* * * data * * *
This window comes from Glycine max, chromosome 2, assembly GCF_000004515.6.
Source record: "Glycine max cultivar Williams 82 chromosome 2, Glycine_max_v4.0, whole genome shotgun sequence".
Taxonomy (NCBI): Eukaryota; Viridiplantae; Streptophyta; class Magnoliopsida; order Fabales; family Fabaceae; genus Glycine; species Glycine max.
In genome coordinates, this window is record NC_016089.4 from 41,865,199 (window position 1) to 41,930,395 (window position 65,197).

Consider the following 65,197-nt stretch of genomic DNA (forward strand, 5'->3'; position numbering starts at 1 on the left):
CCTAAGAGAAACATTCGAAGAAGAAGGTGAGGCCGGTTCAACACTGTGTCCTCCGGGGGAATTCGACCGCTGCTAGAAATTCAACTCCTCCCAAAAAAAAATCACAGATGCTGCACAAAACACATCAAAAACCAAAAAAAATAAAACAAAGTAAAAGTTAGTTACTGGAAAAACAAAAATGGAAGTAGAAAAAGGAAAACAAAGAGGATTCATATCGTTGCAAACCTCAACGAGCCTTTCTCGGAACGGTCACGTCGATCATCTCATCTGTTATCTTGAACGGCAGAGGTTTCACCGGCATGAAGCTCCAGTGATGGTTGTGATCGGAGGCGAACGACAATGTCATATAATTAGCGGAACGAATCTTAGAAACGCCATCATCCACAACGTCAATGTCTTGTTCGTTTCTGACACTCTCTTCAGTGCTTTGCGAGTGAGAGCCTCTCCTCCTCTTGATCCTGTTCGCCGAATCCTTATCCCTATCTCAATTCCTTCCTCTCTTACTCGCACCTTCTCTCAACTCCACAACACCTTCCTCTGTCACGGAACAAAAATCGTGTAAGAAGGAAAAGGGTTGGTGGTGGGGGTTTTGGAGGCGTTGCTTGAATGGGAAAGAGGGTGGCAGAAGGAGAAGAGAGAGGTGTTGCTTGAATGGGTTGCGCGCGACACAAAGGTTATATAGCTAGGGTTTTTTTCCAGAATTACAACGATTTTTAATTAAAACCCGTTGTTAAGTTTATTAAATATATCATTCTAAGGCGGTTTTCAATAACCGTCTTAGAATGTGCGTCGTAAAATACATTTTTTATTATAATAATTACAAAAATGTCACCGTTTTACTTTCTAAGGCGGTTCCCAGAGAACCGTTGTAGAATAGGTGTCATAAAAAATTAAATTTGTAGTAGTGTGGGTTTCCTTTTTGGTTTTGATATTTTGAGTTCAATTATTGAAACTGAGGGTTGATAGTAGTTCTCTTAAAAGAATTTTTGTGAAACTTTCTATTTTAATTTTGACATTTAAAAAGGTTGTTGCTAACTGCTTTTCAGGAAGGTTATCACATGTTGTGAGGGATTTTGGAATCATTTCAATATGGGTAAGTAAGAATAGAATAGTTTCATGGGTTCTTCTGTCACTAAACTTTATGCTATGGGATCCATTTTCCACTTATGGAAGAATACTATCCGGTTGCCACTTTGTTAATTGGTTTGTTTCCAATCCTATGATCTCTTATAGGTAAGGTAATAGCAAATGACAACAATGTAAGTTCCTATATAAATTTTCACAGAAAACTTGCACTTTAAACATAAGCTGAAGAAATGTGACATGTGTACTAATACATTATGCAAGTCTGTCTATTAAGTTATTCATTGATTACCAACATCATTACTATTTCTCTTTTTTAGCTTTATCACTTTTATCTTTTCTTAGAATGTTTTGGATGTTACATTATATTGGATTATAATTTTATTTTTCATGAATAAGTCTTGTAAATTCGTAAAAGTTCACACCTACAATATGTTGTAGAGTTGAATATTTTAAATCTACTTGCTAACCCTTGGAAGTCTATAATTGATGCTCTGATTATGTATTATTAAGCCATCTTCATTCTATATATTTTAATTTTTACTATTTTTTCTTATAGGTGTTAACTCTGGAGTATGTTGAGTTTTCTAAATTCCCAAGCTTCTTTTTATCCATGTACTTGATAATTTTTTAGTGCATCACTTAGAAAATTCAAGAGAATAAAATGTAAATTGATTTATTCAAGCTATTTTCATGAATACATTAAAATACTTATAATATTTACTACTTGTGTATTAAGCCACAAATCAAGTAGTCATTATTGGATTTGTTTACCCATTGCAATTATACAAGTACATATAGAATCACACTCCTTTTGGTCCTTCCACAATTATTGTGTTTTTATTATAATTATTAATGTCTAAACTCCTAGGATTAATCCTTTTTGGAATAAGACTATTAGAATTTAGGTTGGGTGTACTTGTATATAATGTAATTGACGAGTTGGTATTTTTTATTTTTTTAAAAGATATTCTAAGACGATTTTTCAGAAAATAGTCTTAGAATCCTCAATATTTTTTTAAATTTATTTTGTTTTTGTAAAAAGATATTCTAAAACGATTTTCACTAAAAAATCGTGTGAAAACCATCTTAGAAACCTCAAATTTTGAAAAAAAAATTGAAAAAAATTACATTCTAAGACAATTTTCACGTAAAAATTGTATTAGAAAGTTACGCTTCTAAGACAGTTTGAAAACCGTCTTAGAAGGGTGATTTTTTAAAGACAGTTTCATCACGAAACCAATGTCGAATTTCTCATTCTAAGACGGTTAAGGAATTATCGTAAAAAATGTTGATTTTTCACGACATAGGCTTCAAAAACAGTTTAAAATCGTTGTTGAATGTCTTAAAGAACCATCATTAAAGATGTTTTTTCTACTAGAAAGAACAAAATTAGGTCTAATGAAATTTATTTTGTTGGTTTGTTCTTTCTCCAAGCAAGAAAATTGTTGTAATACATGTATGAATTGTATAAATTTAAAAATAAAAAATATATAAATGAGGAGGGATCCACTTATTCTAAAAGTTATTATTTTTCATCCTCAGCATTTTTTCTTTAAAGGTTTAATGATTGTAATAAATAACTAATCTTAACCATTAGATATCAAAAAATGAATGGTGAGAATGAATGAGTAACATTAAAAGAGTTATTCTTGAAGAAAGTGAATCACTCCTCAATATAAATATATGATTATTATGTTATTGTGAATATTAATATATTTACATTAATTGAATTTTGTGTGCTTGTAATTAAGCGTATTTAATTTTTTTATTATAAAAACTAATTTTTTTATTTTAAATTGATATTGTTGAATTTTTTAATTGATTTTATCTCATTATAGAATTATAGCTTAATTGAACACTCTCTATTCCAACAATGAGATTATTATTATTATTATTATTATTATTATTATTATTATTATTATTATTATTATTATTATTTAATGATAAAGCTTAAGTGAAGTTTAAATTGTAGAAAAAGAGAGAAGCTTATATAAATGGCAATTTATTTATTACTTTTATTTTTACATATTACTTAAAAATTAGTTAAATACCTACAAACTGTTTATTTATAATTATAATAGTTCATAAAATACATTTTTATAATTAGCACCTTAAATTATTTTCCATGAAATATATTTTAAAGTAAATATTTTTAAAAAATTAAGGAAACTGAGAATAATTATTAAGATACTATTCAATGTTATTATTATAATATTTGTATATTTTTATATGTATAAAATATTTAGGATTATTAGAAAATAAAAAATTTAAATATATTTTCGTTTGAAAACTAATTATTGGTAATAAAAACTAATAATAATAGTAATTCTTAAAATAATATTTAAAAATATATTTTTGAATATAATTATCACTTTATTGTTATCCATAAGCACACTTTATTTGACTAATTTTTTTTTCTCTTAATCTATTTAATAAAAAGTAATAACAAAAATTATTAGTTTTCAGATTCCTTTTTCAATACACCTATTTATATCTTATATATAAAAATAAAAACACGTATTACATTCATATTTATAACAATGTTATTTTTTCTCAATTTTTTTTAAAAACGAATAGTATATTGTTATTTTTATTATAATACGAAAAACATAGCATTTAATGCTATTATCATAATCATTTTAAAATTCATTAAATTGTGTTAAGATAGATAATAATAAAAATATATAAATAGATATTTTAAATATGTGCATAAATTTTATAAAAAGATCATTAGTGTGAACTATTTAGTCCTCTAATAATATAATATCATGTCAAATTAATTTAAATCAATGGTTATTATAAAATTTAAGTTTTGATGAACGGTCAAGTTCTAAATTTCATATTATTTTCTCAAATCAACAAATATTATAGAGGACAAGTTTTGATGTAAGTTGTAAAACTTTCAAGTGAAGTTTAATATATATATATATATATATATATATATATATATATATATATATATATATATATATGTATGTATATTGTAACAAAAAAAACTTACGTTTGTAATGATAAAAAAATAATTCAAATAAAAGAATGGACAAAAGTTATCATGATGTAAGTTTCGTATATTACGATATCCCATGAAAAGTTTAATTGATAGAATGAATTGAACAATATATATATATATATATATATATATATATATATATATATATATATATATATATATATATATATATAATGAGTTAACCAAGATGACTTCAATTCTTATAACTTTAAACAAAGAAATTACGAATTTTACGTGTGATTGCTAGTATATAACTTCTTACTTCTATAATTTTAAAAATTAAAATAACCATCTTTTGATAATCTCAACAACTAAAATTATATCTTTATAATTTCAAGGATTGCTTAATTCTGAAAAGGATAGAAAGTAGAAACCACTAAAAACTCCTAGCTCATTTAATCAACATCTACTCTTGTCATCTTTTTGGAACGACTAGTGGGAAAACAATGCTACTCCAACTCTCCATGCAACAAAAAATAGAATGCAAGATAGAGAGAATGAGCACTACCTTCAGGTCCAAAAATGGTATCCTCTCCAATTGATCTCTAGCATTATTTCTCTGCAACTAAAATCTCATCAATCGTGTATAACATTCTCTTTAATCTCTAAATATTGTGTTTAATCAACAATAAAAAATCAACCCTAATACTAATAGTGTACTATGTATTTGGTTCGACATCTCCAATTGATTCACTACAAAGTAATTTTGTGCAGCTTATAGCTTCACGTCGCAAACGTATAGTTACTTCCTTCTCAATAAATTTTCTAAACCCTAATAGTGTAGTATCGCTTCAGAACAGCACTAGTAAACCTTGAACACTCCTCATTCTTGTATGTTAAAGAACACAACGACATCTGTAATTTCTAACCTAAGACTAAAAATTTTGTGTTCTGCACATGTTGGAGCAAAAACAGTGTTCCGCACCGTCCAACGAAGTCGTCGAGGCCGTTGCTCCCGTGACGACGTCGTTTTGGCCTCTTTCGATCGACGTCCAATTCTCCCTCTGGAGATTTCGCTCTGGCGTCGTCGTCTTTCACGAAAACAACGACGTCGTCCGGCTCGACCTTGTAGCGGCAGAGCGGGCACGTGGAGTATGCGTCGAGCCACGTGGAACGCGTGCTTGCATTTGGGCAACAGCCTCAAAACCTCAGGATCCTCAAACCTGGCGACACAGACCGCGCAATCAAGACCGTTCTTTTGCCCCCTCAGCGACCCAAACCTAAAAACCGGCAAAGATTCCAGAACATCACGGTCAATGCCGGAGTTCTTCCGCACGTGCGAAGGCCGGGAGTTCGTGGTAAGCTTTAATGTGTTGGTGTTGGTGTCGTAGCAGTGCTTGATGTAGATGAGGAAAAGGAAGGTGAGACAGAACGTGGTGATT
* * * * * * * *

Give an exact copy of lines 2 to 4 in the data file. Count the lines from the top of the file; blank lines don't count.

Source record: "Glycine max cultivar Williams 82 chromosome 2, Glycine_max_v4.0, whole genome shotgun sequence".
Taxonomy (NCBI): Eukaryota; Viridiplantae; Streptophyta; class Magnoliopsida; order Fabales; family Fabaceae; genus Glycine; species Glycine max.
In genome coordinates, this window is record NC_016089.4 from 41,865,199 (window position 1) to 41,930,395 (window position 65,197).